Today is a bank holiday in the state of Karnataka, India, and schools are closed. “Why do you have a holiday?” I asked a little fellow, readying himself for a day out on the road to play cricket. “Kanakadasa Jayanthi,” he answered criptically. “Who’s Kanaka?” I asked, testing him. “Don’t know,” he said.
Like him, thousands of school children know little or not at all about the 15th century poet, composerr and social reformer in whose honour they get a holiday on November 5. He was born Thimappa Nayaka and was a warrior. At one point, he stopped being a warrior and instead started composing songs with devotional and social messages. Since he had found this wealth of literature, he came to be known as Kanaka (gold in Kannada) Dasa. He composed over 200 songs in Kannada and Sanskrit. If you like Carnatic Music, you can find the words of some of his compositions here.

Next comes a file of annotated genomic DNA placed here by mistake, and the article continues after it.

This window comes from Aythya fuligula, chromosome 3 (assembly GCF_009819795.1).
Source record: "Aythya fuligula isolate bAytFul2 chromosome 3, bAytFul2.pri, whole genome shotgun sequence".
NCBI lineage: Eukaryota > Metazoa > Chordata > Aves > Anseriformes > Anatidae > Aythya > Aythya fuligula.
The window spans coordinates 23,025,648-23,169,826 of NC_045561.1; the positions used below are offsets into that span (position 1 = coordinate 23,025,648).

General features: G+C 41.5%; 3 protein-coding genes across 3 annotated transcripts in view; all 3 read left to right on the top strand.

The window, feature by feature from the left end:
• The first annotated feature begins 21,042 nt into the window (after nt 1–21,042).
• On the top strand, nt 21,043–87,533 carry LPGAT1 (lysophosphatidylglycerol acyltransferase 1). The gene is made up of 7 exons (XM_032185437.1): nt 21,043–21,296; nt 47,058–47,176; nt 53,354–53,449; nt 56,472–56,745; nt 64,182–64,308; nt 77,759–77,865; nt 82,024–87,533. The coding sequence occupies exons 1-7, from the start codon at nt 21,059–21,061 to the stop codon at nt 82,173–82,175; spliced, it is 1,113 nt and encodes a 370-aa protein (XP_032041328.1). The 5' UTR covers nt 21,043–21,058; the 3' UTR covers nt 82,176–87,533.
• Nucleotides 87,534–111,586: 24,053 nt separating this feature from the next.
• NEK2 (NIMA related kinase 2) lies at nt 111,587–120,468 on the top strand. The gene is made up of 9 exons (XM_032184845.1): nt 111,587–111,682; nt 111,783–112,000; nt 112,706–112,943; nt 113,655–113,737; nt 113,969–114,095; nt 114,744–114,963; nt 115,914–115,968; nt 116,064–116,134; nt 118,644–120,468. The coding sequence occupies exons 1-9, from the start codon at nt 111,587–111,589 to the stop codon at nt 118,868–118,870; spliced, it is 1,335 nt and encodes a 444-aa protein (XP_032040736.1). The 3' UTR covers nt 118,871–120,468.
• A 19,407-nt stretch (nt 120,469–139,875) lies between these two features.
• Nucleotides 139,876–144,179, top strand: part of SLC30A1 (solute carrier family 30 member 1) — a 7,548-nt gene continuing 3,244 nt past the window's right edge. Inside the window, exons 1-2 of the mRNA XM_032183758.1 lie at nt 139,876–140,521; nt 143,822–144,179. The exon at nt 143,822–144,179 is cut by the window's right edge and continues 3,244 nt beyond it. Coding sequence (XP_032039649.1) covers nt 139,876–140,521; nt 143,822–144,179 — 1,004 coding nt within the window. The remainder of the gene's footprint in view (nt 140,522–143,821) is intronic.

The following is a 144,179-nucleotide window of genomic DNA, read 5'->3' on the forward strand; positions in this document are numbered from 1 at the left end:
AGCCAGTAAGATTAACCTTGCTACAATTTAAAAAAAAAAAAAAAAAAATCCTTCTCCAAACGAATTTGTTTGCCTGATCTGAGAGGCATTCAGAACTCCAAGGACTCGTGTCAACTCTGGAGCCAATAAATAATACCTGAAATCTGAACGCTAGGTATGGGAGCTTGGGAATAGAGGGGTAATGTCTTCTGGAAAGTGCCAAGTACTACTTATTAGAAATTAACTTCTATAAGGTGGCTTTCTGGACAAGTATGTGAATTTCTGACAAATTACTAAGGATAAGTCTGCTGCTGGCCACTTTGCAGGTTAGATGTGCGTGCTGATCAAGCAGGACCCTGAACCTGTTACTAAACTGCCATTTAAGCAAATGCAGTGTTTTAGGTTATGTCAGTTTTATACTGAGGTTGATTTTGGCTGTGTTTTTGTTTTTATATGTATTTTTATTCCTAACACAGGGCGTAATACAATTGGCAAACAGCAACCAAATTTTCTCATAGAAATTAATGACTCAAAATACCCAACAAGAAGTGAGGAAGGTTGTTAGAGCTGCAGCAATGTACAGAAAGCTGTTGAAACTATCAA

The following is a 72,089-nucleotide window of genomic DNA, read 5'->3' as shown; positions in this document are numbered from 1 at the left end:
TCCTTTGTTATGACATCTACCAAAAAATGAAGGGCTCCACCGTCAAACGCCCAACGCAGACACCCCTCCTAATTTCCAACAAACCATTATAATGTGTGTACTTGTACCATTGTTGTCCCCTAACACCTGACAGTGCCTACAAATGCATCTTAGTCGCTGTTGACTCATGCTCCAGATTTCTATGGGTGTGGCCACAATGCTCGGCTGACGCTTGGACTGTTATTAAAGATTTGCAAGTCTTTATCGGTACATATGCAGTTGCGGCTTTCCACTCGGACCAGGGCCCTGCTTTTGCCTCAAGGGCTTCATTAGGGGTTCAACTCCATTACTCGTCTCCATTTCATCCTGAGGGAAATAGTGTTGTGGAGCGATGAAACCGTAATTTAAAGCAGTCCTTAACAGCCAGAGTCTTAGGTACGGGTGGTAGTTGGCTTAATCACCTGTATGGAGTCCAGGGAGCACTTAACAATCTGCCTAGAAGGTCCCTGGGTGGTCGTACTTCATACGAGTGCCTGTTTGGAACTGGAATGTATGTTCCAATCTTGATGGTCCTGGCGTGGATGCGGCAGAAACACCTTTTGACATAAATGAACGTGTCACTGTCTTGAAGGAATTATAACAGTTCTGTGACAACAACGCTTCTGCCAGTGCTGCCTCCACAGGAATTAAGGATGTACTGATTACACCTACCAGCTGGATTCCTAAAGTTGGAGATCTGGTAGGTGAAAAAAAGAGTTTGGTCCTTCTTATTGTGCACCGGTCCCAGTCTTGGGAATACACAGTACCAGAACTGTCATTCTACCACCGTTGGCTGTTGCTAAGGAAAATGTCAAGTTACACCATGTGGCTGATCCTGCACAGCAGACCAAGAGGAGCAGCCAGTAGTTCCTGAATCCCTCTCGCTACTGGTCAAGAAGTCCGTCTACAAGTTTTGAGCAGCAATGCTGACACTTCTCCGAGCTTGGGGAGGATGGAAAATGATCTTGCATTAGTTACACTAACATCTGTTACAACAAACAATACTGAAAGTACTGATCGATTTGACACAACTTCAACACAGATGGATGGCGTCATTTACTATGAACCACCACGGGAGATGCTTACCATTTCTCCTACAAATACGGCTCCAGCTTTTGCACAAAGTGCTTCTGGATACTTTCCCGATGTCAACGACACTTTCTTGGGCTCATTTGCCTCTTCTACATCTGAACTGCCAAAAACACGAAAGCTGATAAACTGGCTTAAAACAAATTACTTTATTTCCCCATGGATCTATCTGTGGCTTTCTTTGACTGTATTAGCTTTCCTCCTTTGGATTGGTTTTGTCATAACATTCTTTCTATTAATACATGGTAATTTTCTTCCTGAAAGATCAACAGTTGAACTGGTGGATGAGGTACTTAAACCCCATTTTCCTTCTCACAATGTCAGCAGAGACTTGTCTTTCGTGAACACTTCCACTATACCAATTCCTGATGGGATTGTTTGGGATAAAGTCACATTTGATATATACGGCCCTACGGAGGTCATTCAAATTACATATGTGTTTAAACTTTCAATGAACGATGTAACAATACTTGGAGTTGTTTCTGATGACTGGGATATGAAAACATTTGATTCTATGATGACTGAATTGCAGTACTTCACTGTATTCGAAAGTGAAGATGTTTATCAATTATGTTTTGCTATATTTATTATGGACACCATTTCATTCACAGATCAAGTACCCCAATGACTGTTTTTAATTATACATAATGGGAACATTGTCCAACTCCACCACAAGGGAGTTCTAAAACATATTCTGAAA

There is a popular story of Kanakadasa being prevented entry to the main temple at Udipi. He went around the temple and burst in tears of song, appealing to the Lord to give darshan. The idol is supposed to have turned round and made a slit in the wall, enabling Kanaka to see the idol.
One of Kanakadasa’s famous works is Ramadhanyacharitre which is a story about an argument between two foodgrains, rice and ragi (millet). The two argue about who is superior. They go to Lord Rama, who sends them both to jail for six months. In some months, the rice rots, but the ragi survives, and gets blessed by Rama. The composition is an allegory on the conflict between the socially strong and weak classes of people.
At Pratham Books, one of the forthcoming titles is about vegetables arguing about who is the best. This is a popular folklore in India. On this Kanakadasa Jayanthi, we would be delighted if visitors to this blog would guess which vegetable wins in our story! To make the challenge a little easier, let me tell you that the contenders are Potato, Tomato, Onion, Carrot, Cabbage, Brinjal and Cucumber.
Tell us which vegetable wins, and tell us why. And, I really think we should include both ragi and rice in our diet, no?
Happy Kanakadasa Jayanthi!